1

0.29

Angioleiomyoma

1

0.29

Dissecting Leiomyoma

2

0.59

Hyaline globules

3

0.89

Active leiomyoma (mitotic)

1

0.29

Total

35

10.38

Figure No.1:  Bar Graph Showing Age Categories

Figure No.2:  Frequency of Uterine Pathology

Figure No.3: Variants and abnormal types of leiomyoma

DISCUSSION

The present one is the first hospital based clinicopathological study that analyzed the uterine leiomyoma and associated pathologies in uterine specimen received from Department of Gynecology and Obstetrics and analyzed at the Department of Pathology of Indus Medical College Hospital. Our hospital caters hundreds of gynecological patients a month. Leiomyoma in uterine specimen is a common pathology with or without associated abnormal finding. Leiomyomas are benign tumors of uterine myometrium of reproductive age group. We found mean age of 41.78±3.21 years in 337 cases. This shows the common presenting age was the reproductive age group. Most common age category was 40.0 – 49.9 years noted in 185 (54.89%), 4th decade in 185(35.31%), 3rd decade in 11 (3.24%), 6th decade in 15 (4.45%) and ≥6th decade in 7(2.07%) cases respectively. The findings are in agreement with previous studies.10-12 We found 54.89% women of perimenopause age group i.e.; 40.0 – 49.9 years. The findings are in a line with previous studies.13-15 An incidence of 46.5 to 61.84% has been reported by above studies that is consistent finding. A recent study13 has reported incidence of 54.53% in the perimenopause age group, the findings are in agreement with the present study. However, the age ranged from 22-80 years that is inconsistent finding. This might be because of different study population. Vaginal and abdominal hysterectomies were found in 12 (3.56%) and 221 (65.57%) of cases. The findings are in keeping with previous studies of.13-15 Geethamala et al mentioned 80.24% abdominal hysterectomies and 19.76% vaginal hysterectomies. Total abdominal with bilateral salpingo – oophorectomy, total abdominal with unilateral salpingo – oophorectomy and radical hysterectomy were noted in 28 (8.30%), 71 (21.06%) and 5 (1.8%) respectively, in present study. The findings are supported by previous studies.13,15-17 However, a recent study13 revealed 66.23% specimen included utero-cervix with bilateral adnexa, 22.45% utero-cervix only and 1.32% utero-cervix with unilateral adnexa. Frequency of specimen of present study is different from above study; possible reason could be different study populations. Intramural, sub –mucosal, sub – serosal and >1 location of leiomyoma was observed in 183 (54.3%), 65(19.2%), 71(21.0%) and 18 (5.3%) cases respectively. The findings are supported by previous studies.13,18-20 Intramural leiomyoma was noted in 183 (54.3%) that is close to a recent study13 that noted intramural fibroids in 80.25%. Submucosal and subserosal leiomyoma were observed in 65(19.2%) and 71(21.0%) cases that is inconsistent to a recent study13 that mentioned in 4.27% and 24.34% cases.  However, comparable results were reported by Geethamala et al14 and Lahori et al18.  The present study noted chronic endometritis 113 (33.53%), chronic cervicitis 173 (51.33%), adenomyosis 7(2.07%), endometrial polyps in 3 (0.89%), cervical polyps in 11(3.26%), ovarian serous cystadenoma, mature cystadenoma and cystadenocarcinoma were noted in 5 (1.48%), 6 (1.78%) and 3(0.89%) respectively, endometriosis in 13 (3.85%) and carcinoma cervix in 3 (0.89%) cases.  Dual pathology of adenomyosis and leiomyomas was noted in 7(2.07%) of specimen that is consistent with a study13 reported as 2.07% but contrary to Geethamala et al14 observed in 29.1%, Gowri et al21 noted in 29% and Kaur et al22 noted in 27.69%, Lahori et al in 19.23%18 and Kulkarni et al in 16%.23 Low incidence of co – existent adenomyosis and leiomyoma of present study possibly may be because of small sample size. In present study, the cellular leiomyoma was observed in 13 (3.85%), symplastic leiomyoma in 6(1.78%), epithelioid leiomyoma in 5 (1.48%), neurilemma – like leiomyoma in 3(0.89%), lipo – and angio – leiomyoma in 1 (0.29%) each, dissecting leiomyoma in 2 (%0.59), leiomyoma with hyaline globules 3 (0.89%) and mitotically active leiomyoma 1 (0.29%) respectively. Finding of cellular leiomyoma is consistent with literature as its incidence is usually <5%.13,24,25 A recent study13 has reported cellular leiomyoma in 1.13% cases and symplastic leiomyoma in 0.44% that is inconsistent finding but literature shows its incidence range is 0.03 – 0.2%.26 The evidence based findings of uterine leiomyoma and variant leiomyoma in context of published literature shows the significance of histopathology. Each hysterectomy specimen must be examined by histopathology in proper clinical context to exclude rare pathologies of grave consequences.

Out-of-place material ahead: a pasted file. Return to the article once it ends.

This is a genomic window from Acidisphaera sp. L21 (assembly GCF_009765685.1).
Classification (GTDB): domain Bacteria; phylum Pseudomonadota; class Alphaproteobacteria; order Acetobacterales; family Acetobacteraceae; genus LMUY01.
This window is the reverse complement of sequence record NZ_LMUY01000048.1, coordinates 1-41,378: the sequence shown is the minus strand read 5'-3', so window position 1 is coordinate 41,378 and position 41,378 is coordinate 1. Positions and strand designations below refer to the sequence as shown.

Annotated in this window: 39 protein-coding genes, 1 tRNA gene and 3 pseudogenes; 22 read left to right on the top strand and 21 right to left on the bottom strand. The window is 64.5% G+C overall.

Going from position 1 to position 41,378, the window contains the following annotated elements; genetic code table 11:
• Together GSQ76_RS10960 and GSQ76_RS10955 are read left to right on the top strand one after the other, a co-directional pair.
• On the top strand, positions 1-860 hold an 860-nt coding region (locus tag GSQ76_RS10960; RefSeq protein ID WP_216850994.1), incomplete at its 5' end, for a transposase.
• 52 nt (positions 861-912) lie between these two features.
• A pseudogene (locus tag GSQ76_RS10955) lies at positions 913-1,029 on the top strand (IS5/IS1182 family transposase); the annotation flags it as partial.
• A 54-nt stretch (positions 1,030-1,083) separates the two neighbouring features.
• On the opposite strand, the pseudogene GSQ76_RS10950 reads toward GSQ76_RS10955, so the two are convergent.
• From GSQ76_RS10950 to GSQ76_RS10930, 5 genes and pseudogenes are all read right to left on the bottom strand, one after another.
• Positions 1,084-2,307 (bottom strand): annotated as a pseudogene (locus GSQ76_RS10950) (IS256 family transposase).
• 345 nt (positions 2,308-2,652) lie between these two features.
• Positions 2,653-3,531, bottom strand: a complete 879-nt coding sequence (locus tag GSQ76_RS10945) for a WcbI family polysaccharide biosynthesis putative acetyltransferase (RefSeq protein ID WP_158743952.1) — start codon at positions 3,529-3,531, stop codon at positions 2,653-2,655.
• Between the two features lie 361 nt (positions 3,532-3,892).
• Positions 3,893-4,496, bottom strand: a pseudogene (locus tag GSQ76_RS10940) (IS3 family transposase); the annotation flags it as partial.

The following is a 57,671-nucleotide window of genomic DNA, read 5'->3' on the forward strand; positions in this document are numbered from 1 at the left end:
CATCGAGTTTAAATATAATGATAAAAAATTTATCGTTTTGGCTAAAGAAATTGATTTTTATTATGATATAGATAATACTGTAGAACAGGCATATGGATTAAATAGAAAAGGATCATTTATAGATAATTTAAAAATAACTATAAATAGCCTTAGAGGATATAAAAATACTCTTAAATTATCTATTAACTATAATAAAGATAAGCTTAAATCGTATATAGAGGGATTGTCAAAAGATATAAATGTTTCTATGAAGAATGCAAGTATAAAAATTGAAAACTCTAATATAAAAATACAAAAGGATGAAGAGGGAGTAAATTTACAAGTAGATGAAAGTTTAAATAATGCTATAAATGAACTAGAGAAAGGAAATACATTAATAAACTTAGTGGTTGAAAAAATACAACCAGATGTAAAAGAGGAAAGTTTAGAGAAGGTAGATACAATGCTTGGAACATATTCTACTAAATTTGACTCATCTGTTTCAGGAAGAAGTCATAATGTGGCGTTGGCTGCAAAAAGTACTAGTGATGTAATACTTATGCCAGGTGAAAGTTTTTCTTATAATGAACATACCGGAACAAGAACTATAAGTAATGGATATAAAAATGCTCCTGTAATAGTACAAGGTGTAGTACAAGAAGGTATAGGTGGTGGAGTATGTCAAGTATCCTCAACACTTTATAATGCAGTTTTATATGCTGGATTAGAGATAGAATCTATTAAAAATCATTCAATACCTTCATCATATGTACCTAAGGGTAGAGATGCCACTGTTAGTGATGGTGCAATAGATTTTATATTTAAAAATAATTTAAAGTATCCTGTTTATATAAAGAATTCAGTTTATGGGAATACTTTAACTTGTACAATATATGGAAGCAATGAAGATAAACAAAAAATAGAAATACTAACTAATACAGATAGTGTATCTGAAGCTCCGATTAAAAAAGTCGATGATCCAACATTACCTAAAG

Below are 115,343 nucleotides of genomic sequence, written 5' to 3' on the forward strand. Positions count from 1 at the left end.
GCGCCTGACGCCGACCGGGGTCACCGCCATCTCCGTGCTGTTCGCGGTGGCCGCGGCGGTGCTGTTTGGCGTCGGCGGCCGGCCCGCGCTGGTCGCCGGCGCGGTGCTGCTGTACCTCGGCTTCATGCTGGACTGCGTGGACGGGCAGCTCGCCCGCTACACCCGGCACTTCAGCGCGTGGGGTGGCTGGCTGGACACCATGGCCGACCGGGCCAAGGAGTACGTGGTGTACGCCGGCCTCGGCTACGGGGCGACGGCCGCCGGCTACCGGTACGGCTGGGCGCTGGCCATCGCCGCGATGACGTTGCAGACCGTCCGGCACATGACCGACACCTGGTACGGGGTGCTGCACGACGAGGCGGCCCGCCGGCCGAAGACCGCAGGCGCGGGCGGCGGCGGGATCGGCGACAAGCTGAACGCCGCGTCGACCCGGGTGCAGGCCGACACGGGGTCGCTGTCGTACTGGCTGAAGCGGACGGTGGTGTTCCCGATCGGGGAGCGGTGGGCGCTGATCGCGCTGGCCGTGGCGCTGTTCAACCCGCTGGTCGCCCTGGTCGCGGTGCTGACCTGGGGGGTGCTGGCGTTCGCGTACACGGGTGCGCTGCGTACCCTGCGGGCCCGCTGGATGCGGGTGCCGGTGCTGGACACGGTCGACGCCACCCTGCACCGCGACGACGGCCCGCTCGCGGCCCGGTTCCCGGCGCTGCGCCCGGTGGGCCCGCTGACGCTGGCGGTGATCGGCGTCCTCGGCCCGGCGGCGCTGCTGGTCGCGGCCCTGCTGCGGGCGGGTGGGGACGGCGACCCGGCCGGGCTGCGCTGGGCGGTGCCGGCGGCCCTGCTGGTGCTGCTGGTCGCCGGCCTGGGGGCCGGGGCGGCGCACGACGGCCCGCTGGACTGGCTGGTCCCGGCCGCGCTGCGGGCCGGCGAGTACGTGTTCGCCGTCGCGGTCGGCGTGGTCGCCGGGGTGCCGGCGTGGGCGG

CONCLUSION

The present study reports majorities of leiomyomas were intramural (54.3%) and noted in perimenopause aged women. Variants and abnormal types of leiomyomas were observed in 35 (10.38%) of specimen including cellular, epithelioid, symplastic, neurilemma – like, lipoleiomyoma, angioleiomyoma, dissecting leiomyoma, and mitotically active leiomyomas. It is recommended each uterine specimen should be analyzed by histopathological examination to rule out incidental grave pathology.

Author’s Contribution:

Concept & Design of Study:

Inayatullah Memon

Drafting:

Ghulam Abbas Soomro, Shahzad Ali Jiskani

Data Analysis:

Qandeel Abbas Soomro

Revisiting Critically:

Inayatullah Memon

Final Approval of version:

Inayatullah Memon

Conflict of Interest: The study has no conflict of interest to declare by any author.